Low serum concentrations of carotenoids and vitamin E are associated with high adiposity in Mexican-American children

Gunanti, Inong R., Marks, Geoffrey C., Al-Mamun, Abdullah and Long, Kurt Z. (2014) Low serum concentrations of carotenoids and vitamin E are associated with high adiposity in Mexican-American children. Journal of Nutrition, 144 4: 489-495. doi:10.3945/jn.113.183137


Author Gunanti, Inong R.
Marks, Geoffrey C.
Al-Mamun, Abdullah
Long, Kurt Z.
Title Low serum concentrations of carotenoids and vitamin E are associated with high adiposity in Mexican-American children
Journal name Journal of Nutrition   Check publisher's open access policy
ISSN 0022-3166
1541-6100
Publication date 2014-04-01
Year available 2014
Sub-type Article (original research)
DOI 10.3945/jn.113.183137
Volume 144
Issue 4
Start page 489
End page 495
Total pages 7
Place of publication Bethesda, MD, United States
Publisher American Society for Nutrition
Language eng
Formatted abstract
Mexican-American children have a high prevalence of overweight/obesity. Micronutrient deficiencies may be contributing to the development of greater adiposity in these children. This study investigated the relations between adiposity and serum concentrations of carotenoids, retinol, and vitamin E among Mexican-American children 8–15 y of age included in the 2001–2004 U.S. NHANES. Associations of the outcomes of children’s body mass index (BMI), truncal fat mass (TrFM), and total body fat mass (TBFM) with serum concentrations of α-carotene, cis-β-carotene, trans-β-carotene, retinol, and α-tocopherol were determined by using linear, quantile, and multinomial regression models. BMI was inversely associated with serum concentrations of α-carotene (β = –0.88, P < 0.05), trans-β-carotene (β = –2.21, P < 0.01), cis-β-carotene (β = –2.10, P < 0.01), and α-tocopherol adjusted for total cholesterol ratio (β = –3.66, P < 0.01), respectively. Similar inverse associations were found with TrFM and TBFM. Higher cis-β-carotene and α-tocopherol serum concentrations were associated with reduced probability of overweight (OR: 0.57; 95% CI: 0.37, 0.89; P < 0.05; and OR: 0.56; 95% CI: 0.37, 0.86; P < 0.05; respectively) and obesity (OR: 0.39; 95% CI: 0.26, 0.58; P < 0.01; and OR: 0.38; 95% CI: 0.24, 0.60; P < 0.01; respectively). Higher retinol serum concentrations were associated with increased probability of overweight and obesity (OR: 2.01; 95% CI: 1.26, 3.22; P < 0.01; and OR: 2.90; 95% CI: 1.65, 5.09; P < 0.01; respectively). Significant inverse associations were found between serum concentrations of carotenoids and vitamin E and adiposity among Mexican-American children, but serum retinol concentrations were positively associated with adiposity. Future research is needed to understand the causes and consequences of micronutrient status on adiposity and comorbidities.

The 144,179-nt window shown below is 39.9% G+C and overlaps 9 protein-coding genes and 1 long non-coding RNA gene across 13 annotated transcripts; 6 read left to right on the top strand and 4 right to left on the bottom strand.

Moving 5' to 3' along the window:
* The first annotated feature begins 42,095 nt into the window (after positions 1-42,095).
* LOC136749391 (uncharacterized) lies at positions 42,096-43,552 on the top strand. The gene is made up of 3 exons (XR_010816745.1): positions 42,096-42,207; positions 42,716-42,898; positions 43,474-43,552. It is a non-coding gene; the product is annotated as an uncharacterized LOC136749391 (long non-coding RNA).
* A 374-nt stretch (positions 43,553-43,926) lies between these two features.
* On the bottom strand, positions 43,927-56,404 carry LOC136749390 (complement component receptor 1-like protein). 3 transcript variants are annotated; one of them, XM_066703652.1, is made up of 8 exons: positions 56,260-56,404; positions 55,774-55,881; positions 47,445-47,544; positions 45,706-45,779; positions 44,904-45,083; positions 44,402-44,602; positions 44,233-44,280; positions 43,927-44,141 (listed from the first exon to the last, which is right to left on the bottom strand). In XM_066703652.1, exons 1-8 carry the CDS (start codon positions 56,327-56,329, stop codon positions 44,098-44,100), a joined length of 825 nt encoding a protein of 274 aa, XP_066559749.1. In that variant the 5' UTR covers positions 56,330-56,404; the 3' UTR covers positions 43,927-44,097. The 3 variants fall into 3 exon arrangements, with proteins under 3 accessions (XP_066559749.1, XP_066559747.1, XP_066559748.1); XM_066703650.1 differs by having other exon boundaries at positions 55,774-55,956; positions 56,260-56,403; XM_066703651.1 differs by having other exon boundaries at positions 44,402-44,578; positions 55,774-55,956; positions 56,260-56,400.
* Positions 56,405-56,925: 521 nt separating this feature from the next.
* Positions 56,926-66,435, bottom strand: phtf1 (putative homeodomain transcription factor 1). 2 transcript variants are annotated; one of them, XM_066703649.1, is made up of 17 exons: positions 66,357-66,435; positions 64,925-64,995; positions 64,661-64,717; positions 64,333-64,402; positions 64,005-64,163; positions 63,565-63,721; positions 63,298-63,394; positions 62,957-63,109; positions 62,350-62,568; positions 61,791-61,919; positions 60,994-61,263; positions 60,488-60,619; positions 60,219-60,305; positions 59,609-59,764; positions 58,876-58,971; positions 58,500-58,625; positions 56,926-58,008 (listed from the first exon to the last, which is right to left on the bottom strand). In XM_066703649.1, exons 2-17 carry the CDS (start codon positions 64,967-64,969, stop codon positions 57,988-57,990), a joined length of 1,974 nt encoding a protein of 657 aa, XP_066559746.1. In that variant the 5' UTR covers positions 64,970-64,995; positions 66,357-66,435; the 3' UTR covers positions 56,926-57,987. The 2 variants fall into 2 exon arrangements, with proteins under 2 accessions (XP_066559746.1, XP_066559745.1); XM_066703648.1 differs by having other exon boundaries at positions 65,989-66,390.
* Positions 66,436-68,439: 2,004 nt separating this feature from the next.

Q-Index Code C1
Q-Index Status Confirmed Code
Institutional Status UQ

Document type: Journal Article
Sub-type: Article (original research)
Collections: Official 2015 Collection
School of Public Health Publications
 
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Created: Tue, 18 Mar 2014, 02:52:48 EST by Dr Geoffrey Marks on behalf of School of Public Health